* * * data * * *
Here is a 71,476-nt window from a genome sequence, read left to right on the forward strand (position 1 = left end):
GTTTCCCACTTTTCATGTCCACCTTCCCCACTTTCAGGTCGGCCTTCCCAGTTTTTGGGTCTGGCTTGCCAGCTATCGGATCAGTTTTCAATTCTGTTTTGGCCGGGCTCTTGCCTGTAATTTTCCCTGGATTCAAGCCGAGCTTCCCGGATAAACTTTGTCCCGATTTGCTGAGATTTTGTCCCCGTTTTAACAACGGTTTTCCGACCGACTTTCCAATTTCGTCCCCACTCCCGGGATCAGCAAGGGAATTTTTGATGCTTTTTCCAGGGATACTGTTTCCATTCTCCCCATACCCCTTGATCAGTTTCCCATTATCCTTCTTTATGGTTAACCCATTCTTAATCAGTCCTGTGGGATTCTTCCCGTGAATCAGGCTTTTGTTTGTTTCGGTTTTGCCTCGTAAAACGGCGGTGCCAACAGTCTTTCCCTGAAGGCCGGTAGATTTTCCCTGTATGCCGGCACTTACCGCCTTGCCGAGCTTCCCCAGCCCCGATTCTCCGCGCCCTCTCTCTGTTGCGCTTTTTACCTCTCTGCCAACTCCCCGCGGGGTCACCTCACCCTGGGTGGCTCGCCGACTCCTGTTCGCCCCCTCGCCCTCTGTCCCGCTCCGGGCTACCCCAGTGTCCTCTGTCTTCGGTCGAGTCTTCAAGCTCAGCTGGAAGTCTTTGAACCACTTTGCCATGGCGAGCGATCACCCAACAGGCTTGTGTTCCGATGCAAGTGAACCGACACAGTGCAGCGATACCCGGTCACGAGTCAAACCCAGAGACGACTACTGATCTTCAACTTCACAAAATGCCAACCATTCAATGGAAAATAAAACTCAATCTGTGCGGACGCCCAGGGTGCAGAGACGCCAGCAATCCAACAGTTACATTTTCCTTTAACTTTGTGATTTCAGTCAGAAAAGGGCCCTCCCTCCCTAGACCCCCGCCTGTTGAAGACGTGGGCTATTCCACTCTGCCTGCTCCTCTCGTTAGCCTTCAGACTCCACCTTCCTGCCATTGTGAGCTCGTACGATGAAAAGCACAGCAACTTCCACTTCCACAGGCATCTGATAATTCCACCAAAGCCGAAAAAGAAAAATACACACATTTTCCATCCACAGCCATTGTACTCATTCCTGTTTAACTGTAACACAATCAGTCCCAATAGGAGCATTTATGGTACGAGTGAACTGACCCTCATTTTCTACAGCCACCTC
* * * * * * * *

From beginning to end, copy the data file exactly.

Here is a 71,476-nt window from a genome sequence, read left to right on the forward strand (position 1 = left end):
GTTTCCCACTTTTCATGTCCACCTTCCCCACTTTCAGGTCGGCCTTCCCAGTTTTTGGGTCTGGCTTGCCAGCTATCGGATCAGTTTTCAATTCTGTTTTGGCCGGGCTCTTGCCTGTAATTTTCCCTGGATTCAAGCCGAGCTTCCCGGATAAACTTTGTCCCGATTTGCTGAGATTTTGTCCCCGTTTTAACAACGGTTTTCCGACCGACTTTCCAATTTCGTCCCCACTCCCGGGATCAGCAAGGGAATTTTTGATGCTTTTTCCAGGGATACTGTTTCCATTCTCCCCATACCCCTTGATCAGTTTCCCATTATCCTTCTTTATGGTTAACCCATTCTTAATCAGTCCTGTGGGATTCTTCCCGTGAATCAGGCTTTTGTTTGTTTCGGTTTTGCCTCGTAAAACGGCGGTGCCAACAGTCTTTCCCTGAAGGCCGGTAGATTTTCCCTGTATGCCGGCACTTACCGCCTTGCCGAGCTTCCCCAGCCCCGATTCTCCGCGCCCTCTCTCTGTTGCGCTTTTTACCTCTCTGCCAACTCCCCGCGGGGTCACCTCACCCTGGGTGGCTCGCCGACTCCTGTTCGCCCCCTCGCCCTCTGTCCCGCTCCGGGCTACCCCAGTGTCCTCTGTCTTCGGTCGAGTCTTCAAGCTCAGCTGGAAGTCTTTGAACCACTTTGCCATGGCGAGCGATCACCCAACAGGCTTGTGTTCCGATGCAAGTGAACCGACACAGTGCAGCGATACCCGGTCACGAGTCAAACCCAGAGACGACTACTGATCTTCAACTTCACAAAATGCCAACCATTCAATGGAAAATAAAACTCAATCTGTGCGGACGCCCAGGGTGCAGAGACGCCAGCAATCCAACAGTTACATTTTCCTTTAACTTTGTGATTTCAGTCAGAAAAGGGCCCTCCCTCCCTAGACCCCCGCCTGTTGAAGACGTGGGCTATTCCACTCTGCCTGCTCCTCTCGTTAGCCTTCAGACTCCACCTTCCTGCCATTGTGAGCTCGTACGATGAAAAGCACAGCAACTTCCACTTCCACAGGCATCTGATAATTCCACCAAAGCCGAAAAAGAAAAATACACACATTTTCCATCCACAGCCATTGTACTCATTCCTGTTTAACTGTAACACAATCAGTCCCAATAGGAGCATTTATGGTACGAGTGAACTGACCCTCATTTTCTACAGCCACCTC